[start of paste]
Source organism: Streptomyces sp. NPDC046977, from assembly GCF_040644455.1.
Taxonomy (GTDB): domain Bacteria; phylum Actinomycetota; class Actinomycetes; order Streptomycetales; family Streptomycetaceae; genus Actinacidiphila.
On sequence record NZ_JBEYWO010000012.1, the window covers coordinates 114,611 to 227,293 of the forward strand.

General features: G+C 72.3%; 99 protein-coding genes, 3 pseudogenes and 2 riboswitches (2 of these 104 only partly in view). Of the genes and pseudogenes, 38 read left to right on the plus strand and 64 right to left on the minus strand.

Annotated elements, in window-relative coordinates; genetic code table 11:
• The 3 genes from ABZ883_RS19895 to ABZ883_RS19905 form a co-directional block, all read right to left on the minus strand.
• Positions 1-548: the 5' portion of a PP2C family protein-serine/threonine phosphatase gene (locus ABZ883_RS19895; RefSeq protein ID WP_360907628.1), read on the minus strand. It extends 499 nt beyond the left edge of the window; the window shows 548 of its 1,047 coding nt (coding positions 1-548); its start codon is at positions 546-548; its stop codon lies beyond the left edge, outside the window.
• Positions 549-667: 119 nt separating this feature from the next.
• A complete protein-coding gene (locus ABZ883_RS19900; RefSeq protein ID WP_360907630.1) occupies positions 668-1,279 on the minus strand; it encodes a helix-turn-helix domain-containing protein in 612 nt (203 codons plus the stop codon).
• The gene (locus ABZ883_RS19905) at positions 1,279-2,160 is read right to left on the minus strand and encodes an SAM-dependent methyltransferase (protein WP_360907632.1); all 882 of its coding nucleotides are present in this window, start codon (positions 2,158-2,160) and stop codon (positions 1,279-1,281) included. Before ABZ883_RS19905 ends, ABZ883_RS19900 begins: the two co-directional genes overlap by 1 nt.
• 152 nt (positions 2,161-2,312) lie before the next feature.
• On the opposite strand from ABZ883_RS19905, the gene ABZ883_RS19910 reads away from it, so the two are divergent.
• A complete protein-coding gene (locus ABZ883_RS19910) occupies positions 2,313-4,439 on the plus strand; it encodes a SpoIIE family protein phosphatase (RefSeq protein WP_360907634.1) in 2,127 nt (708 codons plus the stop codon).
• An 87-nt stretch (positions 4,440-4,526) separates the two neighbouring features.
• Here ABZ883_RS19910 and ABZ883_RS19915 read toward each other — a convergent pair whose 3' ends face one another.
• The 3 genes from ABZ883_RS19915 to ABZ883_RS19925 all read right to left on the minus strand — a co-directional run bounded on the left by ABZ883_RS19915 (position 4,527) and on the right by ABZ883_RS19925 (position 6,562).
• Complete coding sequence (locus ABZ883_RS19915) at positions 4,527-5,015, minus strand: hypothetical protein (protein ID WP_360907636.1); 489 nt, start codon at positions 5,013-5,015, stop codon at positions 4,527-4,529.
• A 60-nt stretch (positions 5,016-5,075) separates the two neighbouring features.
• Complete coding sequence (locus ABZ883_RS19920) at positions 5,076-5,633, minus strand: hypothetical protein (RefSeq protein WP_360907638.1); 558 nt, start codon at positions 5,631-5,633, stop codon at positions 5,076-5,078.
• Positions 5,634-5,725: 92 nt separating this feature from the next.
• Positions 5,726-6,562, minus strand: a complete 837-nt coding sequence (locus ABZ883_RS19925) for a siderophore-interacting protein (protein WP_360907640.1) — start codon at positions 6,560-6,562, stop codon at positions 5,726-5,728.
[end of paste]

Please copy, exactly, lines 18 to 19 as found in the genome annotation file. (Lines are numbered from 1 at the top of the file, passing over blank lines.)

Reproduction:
• A 60-nt stretch (positions 5,016-5,075) separates the two neighbouring features.
• Complete coding sequence (locus ABZ883_RS19920) at positions 5,076-5,633, minus strand: hypothetical protein (RefSeq protein WP_360907638.1); 558 nt, start codon at positions 5,631-5,633, stop codon at positions 5,076-5,078.